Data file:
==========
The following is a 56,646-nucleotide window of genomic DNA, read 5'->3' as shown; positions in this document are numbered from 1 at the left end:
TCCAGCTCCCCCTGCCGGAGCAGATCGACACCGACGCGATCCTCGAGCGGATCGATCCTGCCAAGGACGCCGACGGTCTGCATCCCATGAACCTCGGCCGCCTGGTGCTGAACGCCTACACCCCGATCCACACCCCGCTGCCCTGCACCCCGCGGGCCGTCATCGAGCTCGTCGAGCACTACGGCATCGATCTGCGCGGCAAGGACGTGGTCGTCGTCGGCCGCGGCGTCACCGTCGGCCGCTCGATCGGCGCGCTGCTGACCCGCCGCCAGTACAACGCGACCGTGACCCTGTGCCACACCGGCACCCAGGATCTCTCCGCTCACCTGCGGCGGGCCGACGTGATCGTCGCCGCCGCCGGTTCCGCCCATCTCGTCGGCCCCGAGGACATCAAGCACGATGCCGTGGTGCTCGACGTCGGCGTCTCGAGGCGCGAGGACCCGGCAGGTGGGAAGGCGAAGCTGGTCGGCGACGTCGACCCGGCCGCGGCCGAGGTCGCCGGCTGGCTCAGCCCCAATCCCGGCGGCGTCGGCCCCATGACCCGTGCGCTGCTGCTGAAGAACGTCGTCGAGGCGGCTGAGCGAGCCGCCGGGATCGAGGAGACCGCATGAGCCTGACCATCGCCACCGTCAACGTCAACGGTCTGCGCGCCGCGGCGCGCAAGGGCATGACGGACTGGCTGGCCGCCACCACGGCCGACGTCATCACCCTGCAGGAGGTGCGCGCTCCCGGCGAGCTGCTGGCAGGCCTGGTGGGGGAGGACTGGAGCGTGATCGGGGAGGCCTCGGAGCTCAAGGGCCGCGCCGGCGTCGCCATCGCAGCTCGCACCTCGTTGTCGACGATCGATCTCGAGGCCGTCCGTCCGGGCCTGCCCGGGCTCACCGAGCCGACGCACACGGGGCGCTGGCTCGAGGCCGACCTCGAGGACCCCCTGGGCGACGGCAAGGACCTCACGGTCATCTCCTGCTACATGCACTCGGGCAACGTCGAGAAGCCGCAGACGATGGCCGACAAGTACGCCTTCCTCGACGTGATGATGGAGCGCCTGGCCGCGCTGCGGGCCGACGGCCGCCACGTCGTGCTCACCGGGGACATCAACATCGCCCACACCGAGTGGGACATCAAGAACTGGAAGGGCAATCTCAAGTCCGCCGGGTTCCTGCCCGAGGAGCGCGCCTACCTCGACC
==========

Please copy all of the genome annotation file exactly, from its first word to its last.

The following is a 56,646-nucleotide window of genomic DNA, read 5'->3' as shown; positions in this document are numbered from 1 at the left end:
TCCAGCTCCCCCTGCCGGAGCAGATCGACACCGACGCGATCCTCGAGCGGATCGATCCTGCCAAGGACGCCGACGGTCTGCATCCCATGAACCTCGGCCGCCTGGTGCTGAACGCCTACACCCCGATCCACACCCCGCTGCCCTGCACCCCGCGGGCCGTCATCGAGCTCGTCGAGCACTACGGCATCGATCTGCGCGGCAAGGACGTGGTCGTCGTCGGCCGCGGCGTCACCGTCGGCCGCTCGATCGGCGCGCTGCTGACCCGCCGCCAGTACAACGCGACCGTGACCCTGTGCCACACCGGCACCCAGGATCTCTCCGCTCACCTGCGGCGGGCCGACGTGATCGTCGCCGCCGCCGGTTCCGCCCATCTCGTCGGCCCCGAGGACATCAAGCACGATGCCGTGGTGCTCGACGTCGGCGTCTCGAGGCGCGAGGACCCGGCAGGTGGGAAGGCGAAGCTGGTCGGCGACGTCGACCCGGCCGCGGCCGAGGTCGCCGGCTGGCTCAGCCCCAATCCCGGCGGCGTCGGCCCCATGACCCGTGCGCTGCTGCTGAAGAACGTCGTCGAGGCGGCTGAGCGAGCCGCCGGGATCGAGGAGACCGCATGAGCCTGACCATCGCCACCGTCAACGTCAACGGTCTGCGCGCCGCGGCGCGCAAGGGCATGACGGACTGGCTGGCCGCCACCACGGCCGACGTCATCACCCTGCAGGAGGTGCGCGCTCCCGGCGAGCTGCTGGCAGGCCTGGTGGGGGAGGACTGGAGCGTGATCGGGGAGGCCTCGGAGCTCAAGGGCCGCGCCGGCGTCGCCATCGCAGCTCGCACCTCGTTGTCGACGATCGATCTCGAGGCCGTCCGTCCGGGCCTGCCCGGGCTCACCGAGCCGACGCACACGGGGCGCTGGCTCGAGGCCGACCTCGAGGACCCCCTGGGCGACGGCAAGGACCTCACGGTCATCTCCTGCTACATGCACTCGGGCAACGTCGAGAAGCCGCAGACGATGGCCGACAAGTACGCCTTCCTCGACGTGATGATGGAGCGCCTGGCCGCGCTGCGGGCCGACGGCCGCCACGTCGTGCTCACCGGGGACATCAACATCGCCCACACCGAGTGGGACATCAAGAACTGGAAGGGCAATCTCAAGTCCGCCGGGTTCCTGCCCGAGGAGCGCGCCTACCTCGACC